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  • Writer's pictureDave Veale

Leader’s job is to embrace risk

Updated: Sep 23, 2021

With an impressive filmography dating back to 2013, Craig Norris, an award-winning documentary filmmaker and owner of VideoBand Productions, is now known as the documentary film guy.

His film work prima

Craig Norris,, Bio Pic, Landcape

His latest release is a 30-minute documentary commissioned by the European Union that explores climate change adaptation projects taking place on a tiny chain of islands off the east coast of Africa. Kokota: The Islet of Hope, is inspiring people around the world to adapt to climate change.

His next release, Surviving the Fundy Footpath, follows a city slicker from Toronto, with zero camping experience, as he attempts to complete one of Canada’s most difficult multi-day hikes. Not surprisingly there are more documentaries coming in 2017/2018.

I began my conversation with Craig by asking him if he’s always had an entrepreneurial streak…

A: I think so. I was nine when I first got interested in advertising, actually, because I was always just blown away how a 30-second commercial could actually change the way people act and feel. I learned a lot from my business degree but a fair bit of my knowledge was innate, I’m a business person by nature.

Q: How did you get your start?

A: I went to UNB, studied business, and then right out of university I got what was the “dream job” as a brand manager in the gambling industry. I took the job right out of university, not really thinking much about the ethics of gambling.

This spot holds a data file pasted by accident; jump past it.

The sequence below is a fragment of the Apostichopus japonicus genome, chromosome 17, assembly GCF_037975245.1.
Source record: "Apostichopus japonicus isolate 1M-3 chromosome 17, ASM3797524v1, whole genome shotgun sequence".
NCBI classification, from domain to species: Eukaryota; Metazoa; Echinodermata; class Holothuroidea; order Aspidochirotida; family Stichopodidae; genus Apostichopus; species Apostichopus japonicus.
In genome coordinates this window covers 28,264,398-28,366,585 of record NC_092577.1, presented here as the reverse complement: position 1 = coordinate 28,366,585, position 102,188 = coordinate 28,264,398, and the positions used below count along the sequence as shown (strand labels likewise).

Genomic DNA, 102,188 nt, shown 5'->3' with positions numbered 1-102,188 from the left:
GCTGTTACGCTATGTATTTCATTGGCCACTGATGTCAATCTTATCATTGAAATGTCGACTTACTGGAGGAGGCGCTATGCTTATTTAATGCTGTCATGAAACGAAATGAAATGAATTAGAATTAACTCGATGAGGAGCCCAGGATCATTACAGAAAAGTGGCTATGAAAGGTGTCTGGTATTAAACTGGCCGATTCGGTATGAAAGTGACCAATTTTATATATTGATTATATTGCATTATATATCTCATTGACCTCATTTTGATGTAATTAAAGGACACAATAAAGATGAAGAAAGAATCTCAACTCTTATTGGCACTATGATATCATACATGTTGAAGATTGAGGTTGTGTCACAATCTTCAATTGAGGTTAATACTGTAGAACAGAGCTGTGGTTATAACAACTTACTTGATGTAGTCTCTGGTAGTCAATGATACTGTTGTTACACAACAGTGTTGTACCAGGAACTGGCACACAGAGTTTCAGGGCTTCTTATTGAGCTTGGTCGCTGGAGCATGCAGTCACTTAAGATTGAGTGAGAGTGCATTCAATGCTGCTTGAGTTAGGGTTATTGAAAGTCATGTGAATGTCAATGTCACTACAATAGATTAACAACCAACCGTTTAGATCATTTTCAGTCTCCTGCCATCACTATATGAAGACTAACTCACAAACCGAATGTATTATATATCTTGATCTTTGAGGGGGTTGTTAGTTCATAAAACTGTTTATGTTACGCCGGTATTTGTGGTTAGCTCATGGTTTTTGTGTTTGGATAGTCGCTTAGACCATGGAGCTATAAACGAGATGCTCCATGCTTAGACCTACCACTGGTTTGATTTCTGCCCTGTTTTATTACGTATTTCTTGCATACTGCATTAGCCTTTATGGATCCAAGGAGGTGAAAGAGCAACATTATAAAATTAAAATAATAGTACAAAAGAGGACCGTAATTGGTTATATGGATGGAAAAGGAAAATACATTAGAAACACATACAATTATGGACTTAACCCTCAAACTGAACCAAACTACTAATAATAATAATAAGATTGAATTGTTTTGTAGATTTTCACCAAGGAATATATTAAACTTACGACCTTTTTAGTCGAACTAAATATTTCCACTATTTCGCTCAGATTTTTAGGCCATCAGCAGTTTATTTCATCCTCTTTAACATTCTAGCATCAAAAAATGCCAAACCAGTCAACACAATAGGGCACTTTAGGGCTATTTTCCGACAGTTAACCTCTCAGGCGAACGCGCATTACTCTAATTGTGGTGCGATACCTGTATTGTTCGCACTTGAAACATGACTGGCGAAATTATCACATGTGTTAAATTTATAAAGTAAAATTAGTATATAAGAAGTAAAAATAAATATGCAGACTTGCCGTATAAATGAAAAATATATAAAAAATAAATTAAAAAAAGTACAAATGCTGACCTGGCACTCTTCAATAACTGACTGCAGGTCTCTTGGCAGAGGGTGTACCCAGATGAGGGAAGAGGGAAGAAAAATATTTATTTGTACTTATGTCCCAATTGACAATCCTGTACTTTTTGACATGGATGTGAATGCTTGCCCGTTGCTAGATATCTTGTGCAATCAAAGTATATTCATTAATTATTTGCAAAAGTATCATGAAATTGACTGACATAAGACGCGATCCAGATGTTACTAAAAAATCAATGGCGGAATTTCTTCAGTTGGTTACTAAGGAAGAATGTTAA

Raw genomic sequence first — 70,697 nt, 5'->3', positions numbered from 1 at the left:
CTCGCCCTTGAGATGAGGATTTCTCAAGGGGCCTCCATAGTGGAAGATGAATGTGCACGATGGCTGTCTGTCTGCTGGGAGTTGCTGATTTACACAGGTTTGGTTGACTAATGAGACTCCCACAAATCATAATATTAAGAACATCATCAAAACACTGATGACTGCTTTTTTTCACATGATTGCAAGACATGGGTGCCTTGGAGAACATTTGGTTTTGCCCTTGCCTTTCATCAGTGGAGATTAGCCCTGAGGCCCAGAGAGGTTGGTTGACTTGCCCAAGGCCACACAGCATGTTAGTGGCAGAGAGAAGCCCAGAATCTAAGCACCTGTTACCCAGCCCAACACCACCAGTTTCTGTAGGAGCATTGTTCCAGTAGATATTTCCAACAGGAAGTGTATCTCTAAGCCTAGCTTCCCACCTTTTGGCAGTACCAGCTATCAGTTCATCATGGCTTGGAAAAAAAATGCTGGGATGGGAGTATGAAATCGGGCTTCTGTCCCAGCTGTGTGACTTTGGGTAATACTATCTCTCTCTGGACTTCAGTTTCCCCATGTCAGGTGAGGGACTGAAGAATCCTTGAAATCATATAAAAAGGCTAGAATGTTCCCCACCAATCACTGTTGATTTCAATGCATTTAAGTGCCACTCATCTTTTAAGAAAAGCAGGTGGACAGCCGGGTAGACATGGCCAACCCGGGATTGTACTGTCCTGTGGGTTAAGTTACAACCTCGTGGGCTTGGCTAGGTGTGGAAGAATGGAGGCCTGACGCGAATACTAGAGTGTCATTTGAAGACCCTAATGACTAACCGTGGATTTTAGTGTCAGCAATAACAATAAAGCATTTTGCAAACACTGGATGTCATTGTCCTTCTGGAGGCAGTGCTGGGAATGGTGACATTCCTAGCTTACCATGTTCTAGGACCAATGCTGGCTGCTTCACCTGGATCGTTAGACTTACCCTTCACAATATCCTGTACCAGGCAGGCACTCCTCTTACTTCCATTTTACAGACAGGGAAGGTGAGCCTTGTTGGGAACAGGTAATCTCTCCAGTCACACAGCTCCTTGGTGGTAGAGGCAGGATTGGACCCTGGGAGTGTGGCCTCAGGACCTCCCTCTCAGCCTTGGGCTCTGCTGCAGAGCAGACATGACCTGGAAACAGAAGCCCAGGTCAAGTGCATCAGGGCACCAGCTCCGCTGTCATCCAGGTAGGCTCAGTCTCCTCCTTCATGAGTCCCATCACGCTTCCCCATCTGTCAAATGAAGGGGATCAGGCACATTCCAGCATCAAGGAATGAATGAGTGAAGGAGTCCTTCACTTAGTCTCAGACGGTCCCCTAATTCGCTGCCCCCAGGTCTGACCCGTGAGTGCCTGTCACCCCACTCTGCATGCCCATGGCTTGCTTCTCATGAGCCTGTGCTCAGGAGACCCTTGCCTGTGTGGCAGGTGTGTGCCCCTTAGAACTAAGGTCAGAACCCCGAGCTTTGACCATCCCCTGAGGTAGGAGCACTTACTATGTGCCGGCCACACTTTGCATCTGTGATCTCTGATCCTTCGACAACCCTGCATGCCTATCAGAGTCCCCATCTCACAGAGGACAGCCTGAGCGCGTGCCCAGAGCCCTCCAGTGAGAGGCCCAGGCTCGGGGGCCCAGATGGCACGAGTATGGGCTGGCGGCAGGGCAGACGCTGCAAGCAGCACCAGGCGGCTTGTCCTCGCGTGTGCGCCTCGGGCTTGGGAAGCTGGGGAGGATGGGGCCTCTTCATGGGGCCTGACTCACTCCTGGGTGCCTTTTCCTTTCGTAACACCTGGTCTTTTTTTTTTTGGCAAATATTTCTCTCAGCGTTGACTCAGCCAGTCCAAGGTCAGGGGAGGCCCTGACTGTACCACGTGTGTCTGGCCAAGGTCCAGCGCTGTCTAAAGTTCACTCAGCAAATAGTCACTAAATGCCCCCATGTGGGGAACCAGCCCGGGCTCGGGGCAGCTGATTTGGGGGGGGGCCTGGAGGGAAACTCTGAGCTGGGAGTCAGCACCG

A couple years in I came to the realization,“Wow, my job is to convince more people to spend more money gambling.”It was a bit of an existential crisis. I didn’t feel very good about it and it really made me question what I was doing. Everyone around me was telling me what a great job it was and that it was the golden ticket and this big accomplishment, but every morning I just got up and said,“This is it? This is the dream?”

When I quit, I knew I wanted to pursue photography and filmmaking so I spent the next two years driving around North America, independently studying photography, working along the way. When we got back, we opened up our businesses.

Q: What do feel gave you the courage to leave what most people would describe as a secure, stable job and jump into this seemingly unpredictable world?

A: It was a combination of trying to stop being miserable and wanting an adventure.

Q: Who are VideoBand’s clients?

A: Internationally, it would be the European Union and locally we work with the Fundy Biosphere Reserve, who get funding from the Environmental Trust Fund and Mountain Equipment Co-op and the Wildlife Trust Fund. We also do work with Mount Allison University. So we work with a lot of NGOs.

Q: Do you feel you’re unique to your industry within New Brunswick?

A: I think what’s unique about VideoBand is that we don’t do any commercial work. We’re very focused on documentaries and on telling stories that we think are important.

Q: I am guessing you had to make tough decisions along the way so you could to stay focused on meaningful work?

A: I knew I wanted to do something that’s worst-case scenario, ethically neutral. So if I could find a way to get paid to be a photographer, a filmmaker and work on ethically neutral projects, then that would be okay. The valuable lessons I learned from photography was that I realized how quickly you can get pigeonholed.